Cover image for Sweet music in Harlem
Title:
Sweet music in Harlem
Author:
Taylor, Debbie A., 1955-
Personal Author:
Edition:
First edition.
Publication Information:
New York : Lee & Low Books, [2004]

©2004
Physical Description:
1 volume (unpaged) : color illustrations ; 28 cm
Summary:
C.J., who aspires to be as great a jazz musician as his uncle, searches for Uncle Click's hat in preparation for an important photograph and inadvertently gathers some of the greatest musicians of 1950s Harlem to join in on the picture.
Language:
English
Reading Level:
AD 800 Lexile.
Program Information:
Accelerated Reader AR LG 4.6 0.5 78979.

Reading Counts RC K-2 4.3 2 Quiz: 46916.
Added Author:
ISBN:
9781584301653
Format :
Book

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Summary

Summary

An African-American boy unintentionally brings together all the neighbourhood's jazz musicians for a magazine photograph.


Reviews 3

Booklist Review

Gr. 1-3. C. J.'s uncle Click, a preeminent jazz musician from way back, is readying himself for the arrival of a magazine photographer, but he can't find his signature beret. Young C. J., in a race against time, searches high and low on the streets of Harlem for his uncle's hat. He returns home empty-handed, but he finds, in his wake, a crowd of Harlem singers, musicians, and just plain folks turned out to pose with Uncle Click. As inspiration, Taylor cites the famous Art Kane photo Harlem 0 1958, which pictures more than 50 musical luminaries gathered on a Harlem stoop 0 for 0 what turned out to be one of the most historic moments in the history of jazz. Taylor's prose moves us smoothly through the streets of Harlem, buoyed by Morrison's earthy acrylics. Especially valuable are an author's note about the photo itself and a key identifying the jazz greats who posed. --Terry Glover Copyright 2004 Booklist


Publisher's Weekly Review

Inspired by Art Kane's famous 1958 photograph of nearly 60 celebrated jazz musicians gathered in front of a brownstone in Harlem, first-time author Taylor relates the story of young C.J., who is trying to find his musician uncle's hat in time for a photo shoot for a jazz magazine. He finds his uncle's watch at the barber shop, his handkerchief at the restaurant and his bow tie at a nightclub. All the people C.J. has encountered in his search have come to join his uncle in the photo by the time the photographer arrives. They were "some of the greatest musicians and singers in Harlem. It was like seeing the sun, the moon, and the stars all shining at once." That evening his uncle gives C.J. an early birthday present of a new clarinet, and the two discover the hat tucked into the gift box; C.J.'s "own sweet music [rings] out clear and strong." In a confident debut, Morrison nearly channels Ernie Barnes, working in velvety, contrasting colors to depict characters with thin, elongated limbs and expressive faces. The arms and legs twist at right angles, and even the desks, cabinets, drapery and wooden floors seem to be full of energy. A full-page author's note reproduces the historical photograph and names all 57 musicians, among them whites as well as blacks; oddly, Morrison's painting shows only black artists assembled before the camera. Readers are bound to notice and puzzle at the change. Ages 4-8. (June) (c) Copyright PWxyz, LLC. All rights reserved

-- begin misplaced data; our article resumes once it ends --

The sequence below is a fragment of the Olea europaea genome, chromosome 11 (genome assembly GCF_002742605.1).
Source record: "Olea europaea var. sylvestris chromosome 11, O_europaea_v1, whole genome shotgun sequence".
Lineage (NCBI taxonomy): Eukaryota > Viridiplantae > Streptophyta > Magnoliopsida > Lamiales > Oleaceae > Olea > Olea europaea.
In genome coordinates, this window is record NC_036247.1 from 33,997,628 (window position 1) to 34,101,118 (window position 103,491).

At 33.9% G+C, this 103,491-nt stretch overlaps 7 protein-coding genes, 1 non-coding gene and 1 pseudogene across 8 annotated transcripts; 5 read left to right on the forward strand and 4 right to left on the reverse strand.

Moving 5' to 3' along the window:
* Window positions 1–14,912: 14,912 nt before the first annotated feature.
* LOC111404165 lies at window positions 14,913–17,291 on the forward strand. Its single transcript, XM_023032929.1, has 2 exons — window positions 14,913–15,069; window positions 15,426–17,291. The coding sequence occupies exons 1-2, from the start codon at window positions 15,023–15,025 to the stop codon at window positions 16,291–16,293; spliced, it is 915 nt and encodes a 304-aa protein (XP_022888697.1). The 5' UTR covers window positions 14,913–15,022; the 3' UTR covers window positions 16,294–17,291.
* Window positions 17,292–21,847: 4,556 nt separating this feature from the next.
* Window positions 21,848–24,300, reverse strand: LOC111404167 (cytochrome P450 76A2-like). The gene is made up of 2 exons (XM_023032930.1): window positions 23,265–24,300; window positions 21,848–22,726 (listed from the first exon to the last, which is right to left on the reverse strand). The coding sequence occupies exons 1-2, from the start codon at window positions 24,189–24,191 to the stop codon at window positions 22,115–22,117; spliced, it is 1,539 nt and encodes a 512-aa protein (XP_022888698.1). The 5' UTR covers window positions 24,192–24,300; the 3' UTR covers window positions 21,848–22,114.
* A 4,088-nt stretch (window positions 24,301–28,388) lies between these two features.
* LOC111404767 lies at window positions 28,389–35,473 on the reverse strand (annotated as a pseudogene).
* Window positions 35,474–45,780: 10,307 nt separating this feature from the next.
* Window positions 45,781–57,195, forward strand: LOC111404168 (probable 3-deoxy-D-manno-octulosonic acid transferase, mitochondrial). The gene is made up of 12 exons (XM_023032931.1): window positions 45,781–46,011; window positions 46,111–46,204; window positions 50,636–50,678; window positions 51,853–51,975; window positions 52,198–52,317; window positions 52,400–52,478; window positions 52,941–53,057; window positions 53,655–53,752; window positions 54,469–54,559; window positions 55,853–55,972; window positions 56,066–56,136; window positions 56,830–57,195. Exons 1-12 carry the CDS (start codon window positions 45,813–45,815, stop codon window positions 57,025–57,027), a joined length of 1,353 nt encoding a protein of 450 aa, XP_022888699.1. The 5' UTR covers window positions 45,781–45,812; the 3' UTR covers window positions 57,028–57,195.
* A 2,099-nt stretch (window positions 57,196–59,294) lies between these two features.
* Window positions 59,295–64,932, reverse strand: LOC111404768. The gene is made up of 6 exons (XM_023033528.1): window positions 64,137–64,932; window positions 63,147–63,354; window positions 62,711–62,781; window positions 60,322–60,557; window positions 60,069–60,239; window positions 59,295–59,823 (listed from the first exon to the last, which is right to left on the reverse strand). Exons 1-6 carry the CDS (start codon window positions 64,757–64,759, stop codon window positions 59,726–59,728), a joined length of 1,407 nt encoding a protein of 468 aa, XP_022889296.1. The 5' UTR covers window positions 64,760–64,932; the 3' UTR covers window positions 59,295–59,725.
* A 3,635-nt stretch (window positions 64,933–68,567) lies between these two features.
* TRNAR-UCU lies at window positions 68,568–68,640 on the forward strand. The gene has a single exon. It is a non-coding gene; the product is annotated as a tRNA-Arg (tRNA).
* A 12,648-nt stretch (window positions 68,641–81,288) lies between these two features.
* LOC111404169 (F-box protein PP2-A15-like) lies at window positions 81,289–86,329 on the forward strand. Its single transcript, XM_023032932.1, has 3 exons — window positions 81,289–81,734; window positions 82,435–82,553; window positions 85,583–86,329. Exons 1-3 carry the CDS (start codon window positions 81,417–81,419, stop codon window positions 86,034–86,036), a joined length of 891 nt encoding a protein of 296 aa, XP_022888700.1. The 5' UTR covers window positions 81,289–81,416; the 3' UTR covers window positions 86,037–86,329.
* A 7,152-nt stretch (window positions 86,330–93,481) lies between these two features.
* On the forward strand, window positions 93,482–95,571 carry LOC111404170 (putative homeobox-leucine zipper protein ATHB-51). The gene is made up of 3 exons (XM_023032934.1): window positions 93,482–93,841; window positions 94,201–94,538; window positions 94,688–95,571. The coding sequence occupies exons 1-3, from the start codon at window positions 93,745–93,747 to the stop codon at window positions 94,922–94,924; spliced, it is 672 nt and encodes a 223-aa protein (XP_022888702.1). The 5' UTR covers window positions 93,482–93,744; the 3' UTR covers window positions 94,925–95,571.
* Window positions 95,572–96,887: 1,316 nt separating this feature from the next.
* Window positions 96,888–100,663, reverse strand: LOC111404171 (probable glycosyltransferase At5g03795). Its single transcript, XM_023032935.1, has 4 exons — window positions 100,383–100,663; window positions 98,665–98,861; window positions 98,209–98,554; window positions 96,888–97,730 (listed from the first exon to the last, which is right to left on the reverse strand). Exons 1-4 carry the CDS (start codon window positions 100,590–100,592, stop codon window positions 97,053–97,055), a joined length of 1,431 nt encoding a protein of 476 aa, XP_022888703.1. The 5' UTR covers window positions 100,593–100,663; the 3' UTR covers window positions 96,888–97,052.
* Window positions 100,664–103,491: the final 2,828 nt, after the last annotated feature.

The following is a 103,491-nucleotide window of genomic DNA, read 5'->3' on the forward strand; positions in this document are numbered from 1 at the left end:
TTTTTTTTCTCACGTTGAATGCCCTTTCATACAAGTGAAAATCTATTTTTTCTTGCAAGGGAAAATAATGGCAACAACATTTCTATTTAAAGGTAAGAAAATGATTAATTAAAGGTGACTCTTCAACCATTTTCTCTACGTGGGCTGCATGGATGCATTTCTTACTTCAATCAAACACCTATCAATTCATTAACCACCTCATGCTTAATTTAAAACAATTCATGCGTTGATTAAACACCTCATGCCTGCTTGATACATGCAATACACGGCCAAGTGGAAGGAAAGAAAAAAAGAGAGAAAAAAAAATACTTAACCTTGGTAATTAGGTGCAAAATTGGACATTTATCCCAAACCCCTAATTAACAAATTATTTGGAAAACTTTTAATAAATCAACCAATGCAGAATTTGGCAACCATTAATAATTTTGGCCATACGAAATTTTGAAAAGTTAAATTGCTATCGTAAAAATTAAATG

School Library Journal Review

K-Gr 3-When a famous-but forgetful-Harlem jazz musician finds out he's having his picture taken for a magazine, he sends his nephew on a wild chase through the neighborhood looking for his hat. C. J. hurries from the barbershop to the diner to the jazz club, but at each location he finds, instead of Uncle Click's beret, some other article that the man has left behind. The boy also returns with a crowd of people who are all anxious to be in the picture, too. When the photographer arrives, he finds a colorful group of jazz greats assembled on the brownstone steps. That night, Uncle Click presents C. J. with an early birthday present, a brand new clarinet that puts a sparkle in the aspiring young musician's eye, with the missing hat inside the box. This dazzling tale is filled with energy, rhythm, and style from its attention-grabbing cover to its satisfying ending. An author's note explains that an actual photograph of 57 jazz musicians taken in 1958 inspired the story; the photo is reproduced and all of the artists in it are identified. The acrylic illustrations make the text come alive. Elongated figures stretch, stride, and dance along pages filled with colorful scenes of Harlem. The characters' passion for jazz is echoed on their expressive faces and in their graceful postures, and Uncle Click's affection for his nephew shines through. A wonderful ode to the power of music and of family love.-Jane Marino, Bronxville Public Library, NY (c) Copyright 2010. Library Journals LLC, a wholly owned subsidiary of Media Source, Inc. No redistribution permitted.